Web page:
Term Fuel Storage
Under normal storage conditions diesel fuel can be expected to stay in a useable
9-12 months or longer at an ambient of 70ºF.
6-12 months at an ambient temperature higher than 85ºF.
Note: There are many factors that will affect storage life, including but not
· Ambient temperature
· Temperature variation - the wider the range, the more likely you are to have
· Above-Ground versus In-Ground Storage
· Dissolved water content of the fuel
· Quality of the fuel when added to tank
· Condition of storage tank
· Materials used in the tank and fuel piping system
As diesel gets older, fine sediment and gums will form in the fuel brought about
by a chemical reaction between components in the diesel fuel with oxygen from
the air. The fine sediment and gums can block fuel filters, leading to fuel
starvation and the engine stopping. Frequent filter changes are then required to
keep the engine going. The gums and sediments do not burn completely in the
engine and this incomplete combustion can lead to carbon and soot deposits on
injectors and other combustion surfaces.
The expected life of a diesel fuel can be indicated by the oxidation stability
test ASTM D2276. The test measures how much gum and sediment will be deposited
after keeping the fuel at 120°C in the presence of oxygen for 16 hours. It
roughly corresponds to one year storage at 25°C. A result of less than 20mg/L of
sediment and gum after the test is considered acceptable for normal diesel.
The aging process can be accelerated by the following conditions:
• Contact with zinc, copper or metal alloys containing them. These metals will
quickly react with diesel fuel to form unstable compounds.
• The presence of water. Water allows the growth of fungus and bacteria, these
produce natural by-products such as organic acids which make the fuel unstable.
• Exposure to high temperatures.
• Exposure to dust and dirt which contain trace elements that can destabilize
the fuel, such as copper and zinc.
• Fuel composition. Some components in diesel fuel naturally age quickly.
PROLONGING THE STORAGE LIFE
Prolonging the storage life is achieved by removing or controlling the
conditions described in the previous section. Important measures to take are as
• Ensure that the fuel is not in contact with any surfaces containing zinc or
copper or compounds containing those metals (e.g. brass). If those metals are
present then a metal deactivator additive may help.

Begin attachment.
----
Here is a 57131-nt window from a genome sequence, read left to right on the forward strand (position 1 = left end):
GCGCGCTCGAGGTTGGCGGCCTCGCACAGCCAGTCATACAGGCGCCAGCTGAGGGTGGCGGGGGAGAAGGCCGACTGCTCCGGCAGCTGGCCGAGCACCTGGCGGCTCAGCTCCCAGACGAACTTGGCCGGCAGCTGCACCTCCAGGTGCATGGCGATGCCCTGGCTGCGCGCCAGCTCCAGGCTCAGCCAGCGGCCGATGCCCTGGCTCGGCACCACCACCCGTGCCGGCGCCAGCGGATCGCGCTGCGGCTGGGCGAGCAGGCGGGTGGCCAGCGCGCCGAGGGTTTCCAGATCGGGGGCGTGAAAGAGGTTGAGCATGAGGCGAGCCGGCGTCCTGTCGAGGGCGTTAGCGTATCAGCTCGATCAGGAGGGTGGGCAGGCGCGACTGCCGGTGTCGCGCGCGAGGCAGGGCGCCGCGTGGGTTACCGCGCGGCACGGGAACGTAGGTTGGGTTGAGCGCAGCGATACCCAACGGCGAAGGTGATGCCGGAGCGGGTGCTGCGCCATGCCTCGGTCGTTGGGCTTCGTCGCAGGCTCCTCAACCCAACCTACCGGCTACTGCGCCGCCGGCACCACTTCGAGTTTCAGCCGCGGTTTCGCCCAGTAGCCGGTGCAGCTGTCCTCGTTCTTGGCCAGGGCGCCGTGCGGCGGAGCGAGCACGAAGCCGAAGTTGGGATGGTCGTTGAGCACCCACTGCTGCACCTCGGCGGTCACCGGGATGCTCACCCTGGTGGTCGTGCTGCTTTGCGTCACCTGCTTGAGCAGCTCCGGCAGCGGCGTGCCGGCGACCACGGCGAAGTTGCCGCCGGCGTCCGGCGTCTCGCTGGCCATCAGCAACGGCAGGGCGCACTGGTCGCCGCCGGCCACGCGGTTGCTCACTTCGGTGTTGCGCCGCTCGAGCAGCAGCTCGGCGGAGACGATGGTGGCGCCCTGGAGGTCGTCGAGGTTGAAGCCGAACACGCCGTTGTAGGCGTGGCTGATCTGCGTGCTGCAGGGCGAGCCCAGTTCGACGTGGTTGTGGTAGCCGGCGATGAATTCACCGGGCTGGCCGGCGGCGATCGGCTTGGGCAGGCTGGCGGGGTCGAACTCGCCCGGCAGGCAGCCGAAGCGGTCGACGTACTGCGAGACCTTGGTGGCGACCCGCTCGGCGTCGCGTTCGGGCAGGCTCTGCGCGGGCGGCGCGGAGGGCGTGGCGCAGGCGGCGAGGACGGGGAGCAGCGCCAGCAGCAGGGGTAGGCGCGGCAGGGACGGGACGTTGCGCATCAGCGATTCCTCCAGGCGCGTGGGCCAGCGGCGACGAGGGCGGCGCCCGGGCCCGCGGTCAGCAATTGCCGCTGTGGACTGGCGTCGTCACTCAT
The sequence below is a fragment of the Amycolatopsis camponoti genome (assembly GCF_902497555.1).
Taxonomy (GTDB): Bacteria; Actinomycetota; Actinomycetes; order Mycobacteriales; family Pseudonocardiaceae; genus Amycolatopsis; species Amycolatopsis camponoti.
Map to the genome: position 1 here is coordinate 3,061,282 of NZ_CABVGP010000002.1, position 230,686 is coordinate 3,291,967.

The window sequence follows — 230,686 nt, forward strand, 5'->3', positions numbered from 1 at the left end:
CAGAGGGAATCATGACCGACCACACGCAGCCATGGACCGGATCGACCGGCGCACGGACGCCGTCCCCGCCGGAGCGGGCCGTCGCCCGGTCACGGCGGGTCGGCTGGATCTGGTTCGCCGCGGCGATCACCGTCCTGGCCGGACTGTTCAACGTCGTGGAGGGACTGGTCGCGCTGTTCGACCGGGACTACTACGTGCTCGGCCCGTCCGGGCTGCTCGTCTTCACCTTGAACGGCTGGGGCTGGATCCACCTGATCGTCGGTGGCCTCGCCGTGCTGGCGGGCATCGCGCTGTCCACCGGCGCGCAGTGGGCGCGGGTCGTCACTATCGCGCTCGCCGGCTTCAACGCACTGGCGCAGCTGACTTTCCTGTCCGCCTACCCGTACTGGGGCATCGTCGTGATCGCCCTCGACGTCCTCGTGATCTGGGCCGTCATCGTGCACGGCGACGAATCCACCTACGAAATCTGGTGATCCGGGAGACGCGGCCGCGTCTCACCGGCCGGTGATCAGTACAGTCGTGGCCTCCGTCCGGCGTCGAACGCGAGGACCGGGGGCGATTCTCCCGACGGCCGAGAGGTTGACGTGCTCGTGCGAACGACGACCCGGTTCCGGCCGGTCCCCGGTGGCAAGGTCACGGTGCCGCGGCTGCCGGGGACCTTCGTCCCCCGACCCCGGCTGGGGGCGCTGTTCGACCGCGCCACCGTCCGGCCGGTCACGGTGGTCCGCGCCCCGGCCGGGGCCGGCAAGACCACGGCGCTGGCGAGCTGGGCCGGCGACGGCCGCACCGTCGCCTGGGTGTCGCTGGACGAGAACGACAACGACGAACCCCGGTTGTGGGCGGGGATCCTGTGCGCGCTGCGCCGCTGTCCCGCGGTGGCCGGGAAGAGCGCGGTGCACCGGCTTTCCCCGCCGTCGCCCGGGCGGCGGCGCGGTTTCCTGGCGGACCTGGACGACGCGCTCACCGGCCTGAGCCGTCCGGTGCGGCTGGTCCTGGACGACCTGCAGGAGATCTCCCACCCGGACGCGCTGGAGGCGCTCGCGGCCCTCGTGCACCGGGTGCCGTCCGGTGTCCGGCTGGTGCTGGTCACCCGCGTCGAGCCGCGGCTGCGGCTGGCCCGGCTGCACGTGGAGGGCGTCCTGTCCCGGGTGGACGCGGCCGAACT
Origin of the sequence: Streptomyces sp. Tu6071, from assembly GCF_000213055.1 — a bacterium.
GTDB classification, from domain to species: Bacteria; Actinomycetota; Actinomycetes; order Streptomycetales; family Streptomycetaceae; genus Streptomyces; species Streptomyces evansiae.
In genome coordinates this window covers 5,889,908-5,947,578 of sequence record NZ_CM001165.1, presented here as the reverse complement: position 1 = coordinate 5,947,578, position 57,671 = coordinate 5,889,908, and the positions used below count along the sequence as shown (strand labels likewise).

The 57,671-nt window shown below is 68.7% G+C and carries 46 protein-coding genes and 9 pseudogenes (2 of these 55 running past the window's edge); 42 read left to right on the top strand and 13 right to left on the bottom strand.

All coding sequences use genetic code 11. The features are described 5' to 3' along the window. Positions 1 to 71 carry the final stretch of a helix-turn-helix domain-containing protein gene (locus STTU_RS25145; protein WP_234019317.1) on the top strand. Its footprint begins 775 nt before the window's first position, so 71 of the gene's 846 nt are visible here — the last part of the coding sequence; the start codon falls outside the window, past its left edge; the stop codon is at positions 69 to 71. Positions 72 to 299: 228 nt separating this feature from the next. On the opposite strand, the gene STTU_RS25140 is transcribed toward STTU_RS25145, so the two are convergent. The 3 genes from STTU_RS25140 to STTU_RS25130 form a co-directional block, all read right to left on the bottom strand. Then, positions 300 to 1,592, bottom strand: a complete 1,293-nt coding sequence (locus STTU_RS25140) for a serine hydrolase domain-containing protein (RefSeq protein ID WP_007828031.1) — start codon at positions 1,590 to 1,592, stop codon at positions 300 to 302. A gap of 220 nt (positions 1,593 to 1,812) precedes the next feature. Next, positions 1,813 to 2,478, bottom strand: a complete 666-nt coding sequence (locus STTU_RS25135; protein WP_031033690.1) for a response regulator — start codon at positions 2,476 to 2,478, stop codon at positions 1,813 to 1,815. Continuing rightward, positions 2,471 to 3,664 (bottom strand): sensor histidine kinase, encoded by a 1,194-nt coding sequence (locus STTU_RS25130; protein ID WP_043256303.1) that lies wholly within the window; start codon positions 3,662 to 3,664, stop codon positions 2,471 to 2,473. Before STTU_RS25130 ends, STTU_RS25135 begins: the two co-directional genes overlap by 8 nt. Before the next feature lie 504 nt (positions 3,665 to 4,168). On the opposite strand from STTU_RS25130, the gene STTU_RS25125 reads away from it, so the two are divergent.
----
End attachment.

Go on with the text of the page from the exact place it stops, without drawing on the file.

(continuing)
• Establish a regular fuel maintenance program to ensure that water and dirt is
removed from storage tanks. This will also remove any chance for fungus to grow.
• Water should be drained from the storage tanks weekly. The frequency can be
extended if the tank shows no tendency to collect water but should be done at
• Tanks should be kept full to reduce the space for water to condense,
maintaining tanks half full increases the water build up and promotes corrosion
in the top half of the tank. Most water will come from condensation as the tank
breathes. The rate at which water collects will depend on local climate and will
be higher in hot humid coastal areas.
• Tanks if possible should have a well defined low point where water will
collect and can be drained. For example, cone down bottoms.
• Establish a system for filtering the contents of the main storage tank through
a recirculating filter system. This can be made automatic and will reduce the
potential for problems by removing sediment and gums. The filters should be
checked and changed at regular intervals. When the filter change interval
reaches a certain frequency then the fuel should be changed over.
• Tanks should be emptied and cleaned at least once every 10 years, or more
frequently if there is a major contamination.
• Ensure that the fuel supplied conforms to a recognized specification to ensure
the fuel matches the winter cloud point for the area to avoid filter blocking by
wax drop out in cold weather.
• Always purchase fuel to replenish stocks in the winter season November -
March. This will help to ensure that the fuel will not cause wax problems
whatever season it is used.
• Obtain assurances from the supplier that all components are fully refined to
• Establish a monitoring program whereby samples are taken at regular intervals
to monitor the condition of the fuel. The samples can be examined at the site
visually for evidence of haziness, sediment, darkening or sent to a laboratory
• Regularly turn the fuel over. If possible, plan the fuel usage so that it will
all be used within 1-5 years and replaced with fresh fuel.
ADDITIVES TO IMPROVE STORAGE LIFE
The following additives can improve fuel storage life:
• Metal deactivators. These work by stopping copper, zinc and other reactive
metals from reacting with the fuel.
• Fungicides/Biocides. These work by stopping fungus and bacteria from growing
in the fuel and so prolong the life of the fuel. They are only effective on
fungus and bacteria and will not stop other oxidation reactions from taking
place. They are normally active at the water fuel interface where the fungus and
bacteria grow. If fungus is present then a kill dose is required. Otherwise a
maintenance dose is used to stop fungus growing.
The disadvantages of biocides are:
• Handling and mixing is hazardous because they are poisons.
• When using a kill dose, it is important to remember that killing the fungus
can lead to a buildup of dead matter which will block filters and also cause the
fuel to oxidize.
• Ideally, the fungus should be killed and then the tank emptied and drained
• Maintenance doses are effective but no more so than regular water draining and
or the use of a Water Dispersant.
• Disposal of water bottoms requires special handling with due regard to the
• Anti-Oxidants. These work by stopping the oxidation processes from taking
place. They prevent the fuel oxidizing and reduce the formation of sediment and
As always, your questions and comments are welcomed and encouraged